3. FEATHERED GALE (1997) - Forgetting the drama surrounding the "Monday" National this was a National where a large number of fancied horses all seemed to hate the National experience. Go Ballistic, New Co, Dextra Dove and Lo Stregone all looked to be ideal National horses and none ran any sort of race at all. Feathered Gale was the most disappointing of all as he had won a Kerry National and was the reigning Irish National champion. He also unlike the others mentioned had form over Aintrees unique fences with his second place in the 1994 Becher Chase. Yet in the National itself he ran abyssmally, sulking in rear throughout before pulling up at the 27th fence. It was a miserable performance and made worse by the fact that I chose him over runaway winner Lord Gyllene.

4. MIINNEHOMA (1995) - Some National winners return to the scene of their great triumph and disappoint. Anglo, Seagram and Last Suspect all pulled up when tailed off a year after their victories. Miinnehoma`s performance in 1995 gets into the top ten however because he was a much better National winner than the others mentioned. In his National prep race he had run superbly in the Gold Cup finishing (an albeit distant) third to Master Oats. What went wrong at Aintree ? A mistake at the first fence and he was tailed off by Bechers first time. He raced in company with Gold Cap (who himself had survived a monumental blunder at the second) a fence behind the others until Richard Dunwoody wisely called it a day before the 21st fence. It was so bad that the stewards enquired of Dunwoody afterwards who confirmed that a combination of the first fence mistake and the ground had contributed to this lifeless performance. Miinnehoma never completed the course in a chase again and it was tragic to see him running in a hurdle race at Newton Abbot a year later.

5. GARVIVONIAN (2006) - He won the Becher Chase convincingly but never got into the National at all pulling up tamely at the Water Jump.

6. MARLBOROUGH (2002) - What could Marlborough have achieved if it were not for the wretched foot and mouth epidemic which ruined the 2000-01 National Hunt season ? Arguably the best chaser of the year he had remained unbeaten in three chases but had to settle for the now forgotten Gold Cup substitute that was run at Sandowns Whitbread Gold Cup meeting. Marlborough was the class horse of the 2002 National field and although he was without a win all season he had been placed in the Gold Cup. A good performance looked on the cards yet he was one of nine fallers at the first fence. This was a great pity as jockey Mick Fitzgerald (with his tongue firmly in his cheek) said that they were going really well at the time.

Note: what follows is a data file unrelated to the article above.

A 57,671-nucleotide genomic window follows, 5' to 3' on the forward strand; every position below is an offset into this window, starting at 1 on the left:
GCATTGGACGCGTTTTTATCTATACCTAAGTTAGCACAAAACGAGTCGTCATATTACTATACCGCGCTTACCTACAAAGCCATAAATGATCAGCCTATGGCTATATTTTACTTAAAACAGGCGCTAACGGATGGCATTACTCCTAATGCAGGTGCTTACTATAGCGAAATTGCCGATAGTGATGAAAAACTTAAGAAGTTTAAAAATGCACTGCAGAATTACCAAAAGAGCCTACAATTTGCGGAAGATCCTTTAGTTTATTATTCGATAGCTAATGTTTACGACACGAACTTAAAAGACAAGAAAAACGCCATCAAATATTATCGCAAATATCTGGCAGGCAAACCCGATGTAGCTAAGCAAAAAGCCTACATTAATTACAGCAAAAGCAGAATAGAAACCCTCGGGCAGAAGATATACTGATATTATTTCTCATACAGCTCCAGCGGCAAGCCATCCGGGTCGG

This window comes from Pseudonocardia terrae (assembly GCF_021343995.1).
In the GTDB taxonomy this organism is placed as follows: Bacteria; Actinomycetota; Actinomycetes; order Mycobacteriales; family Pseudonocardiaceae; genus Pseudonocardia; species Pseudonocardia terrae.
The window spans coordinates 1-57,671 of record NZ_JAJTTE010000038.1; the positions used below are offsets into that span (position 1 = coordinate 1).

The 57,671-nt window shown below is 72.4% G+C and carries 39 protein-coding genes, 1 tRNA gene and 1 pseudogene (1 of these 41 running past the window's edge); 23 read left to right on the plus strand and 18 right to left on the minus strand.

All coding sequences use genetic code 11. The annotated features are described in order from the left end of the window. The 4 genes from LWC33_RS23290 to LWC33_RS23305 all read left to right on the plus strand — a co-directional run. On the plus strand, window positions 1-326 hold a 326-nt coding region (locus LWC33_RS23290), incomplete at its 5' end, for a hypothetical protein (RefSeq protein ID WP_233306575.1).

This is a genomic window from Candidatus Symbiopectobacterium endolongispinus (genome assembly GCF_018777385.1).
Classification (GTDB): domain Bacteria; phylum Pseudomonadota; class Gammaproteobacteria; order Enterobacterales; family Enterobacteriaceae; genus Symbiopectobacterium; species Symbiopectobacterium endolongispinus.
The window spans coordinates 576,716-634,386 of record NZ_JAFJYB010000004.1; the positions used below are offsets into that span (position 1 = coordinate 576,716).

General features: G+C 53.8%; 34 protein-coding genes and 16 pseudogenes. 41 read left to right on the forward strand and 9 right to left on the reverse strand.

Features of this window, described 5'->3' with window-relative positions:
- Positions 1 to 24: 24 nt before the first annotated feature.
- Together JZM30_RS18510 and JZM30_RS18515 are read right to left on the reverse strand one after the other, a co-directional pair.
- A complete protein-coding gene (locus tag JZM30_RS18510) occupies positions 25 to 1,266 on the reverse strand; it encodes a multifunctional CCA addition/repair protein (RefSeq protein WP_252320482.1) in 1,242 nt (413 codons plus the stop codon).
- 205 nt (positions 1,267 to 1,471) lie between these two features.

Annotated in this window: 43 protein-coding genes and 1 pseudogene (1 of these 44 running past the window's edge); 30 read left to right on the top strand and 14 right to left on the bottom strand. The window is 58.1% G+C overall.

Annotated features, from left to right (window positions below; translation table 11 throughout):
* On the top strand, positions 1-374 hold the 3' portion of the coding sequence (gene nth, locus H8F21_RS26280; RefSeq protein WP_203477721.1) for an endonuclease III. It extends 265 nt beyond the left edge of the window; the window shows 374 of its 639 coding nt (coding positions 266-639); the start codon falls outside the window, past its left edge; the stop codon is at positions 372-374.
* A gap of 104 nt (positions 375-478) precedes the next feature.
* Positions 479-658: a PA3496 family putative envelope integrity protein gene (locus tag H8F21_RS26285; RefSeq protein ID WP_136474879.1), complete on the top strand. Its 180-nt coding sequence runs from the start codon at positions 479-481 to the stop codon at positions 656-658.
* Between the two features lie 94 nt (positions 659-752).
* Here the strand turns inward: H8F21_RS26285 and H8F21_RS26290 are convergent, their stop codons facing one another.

7. TWIN OAKS (1992) - A record winner of eight races at Haydock including the valuable Peter Marsh Chase and Greenalls Gold Cup Twin Oaks seemed an ideal Aintree type. Yet in his one attempt at the National he never really got into the race and whilst he stayed on to finish fifth there was a sense that he did not really take to the fences. He did not get another chance to prove his detractors wrong as he was retired after pulling up lame in the 1993 Greenalls Gold Cup.

8. GAY VULGAN (1977) - He came to Aintree with great credentials, unbeaten in five starts including the Bass Chase over four miles at Cheltenham and the National Hunt Handicap at the Festival. In Bill Smith he had a jockey with a 100 per cent completion rate in the National. Starting 9-1 joint second favourite he was badly impeded at the first which seemed to scare him as he tamely jumped round in rear thereafter and was tailed off when pulled up at the twenty first fence. Still only nine his career fizzled out thereafter and he only raced on two more occassions.

9. TRINITRO (2000) - We all knew deep down that the first ever Scandinavian assault on the National would end in failure but we did hope that this gallant effort would at least get further than it did. Trinitro was clearly the best Norwegian chaser in training but in a country where there were only about five steeplechases a year (they have since abolished steeplechasing altogether) that was perhaps not saying a great deal. Trinitro had won the Norwegian Grand National on his last start before Aintree but the Norsk equivalent was run over 2 mile 5 furlongs and attracted a seven runner field. Furthermore this race was run in September and Trinitro had not seen a racecourse for seven months. Taking a fearsome hold Trinitro was amongst the leaders at the first where he hit the top of the fence and came down in a typical "too fast too steep" fall. He continued riderless and did lead the field briefly before running out after one circuit. Trinitro did not return to Aintree but later in his career he added a Swedish National to his Norwegian triumph. He continued racing until the age of thirteen and also ran twice over the Cheltenham cross country course.

10. HANAKHAN (2001) - By backing this horse at 100-1 I was convinced that this former Sun Alliance Chase winner was going to be the biggest National shock of all time (and in doing so make me look very clever). Despite being ravaged by injury since his moment of glory in 1997 and the fact that he had showed nothing for new trainer Ginger McCain in two starts at Haydock I was convinced that McCain would train another National winner and that Hanakhan was the horse to do it. He even had top Irish jockey Barry Geraghty on board. What could possibly go wrong ? The second fence and a crashing fall that`s what. Hanakhan did at least win some point-to-points later on in his career and McCain and Geraghty subsequently tasted National success.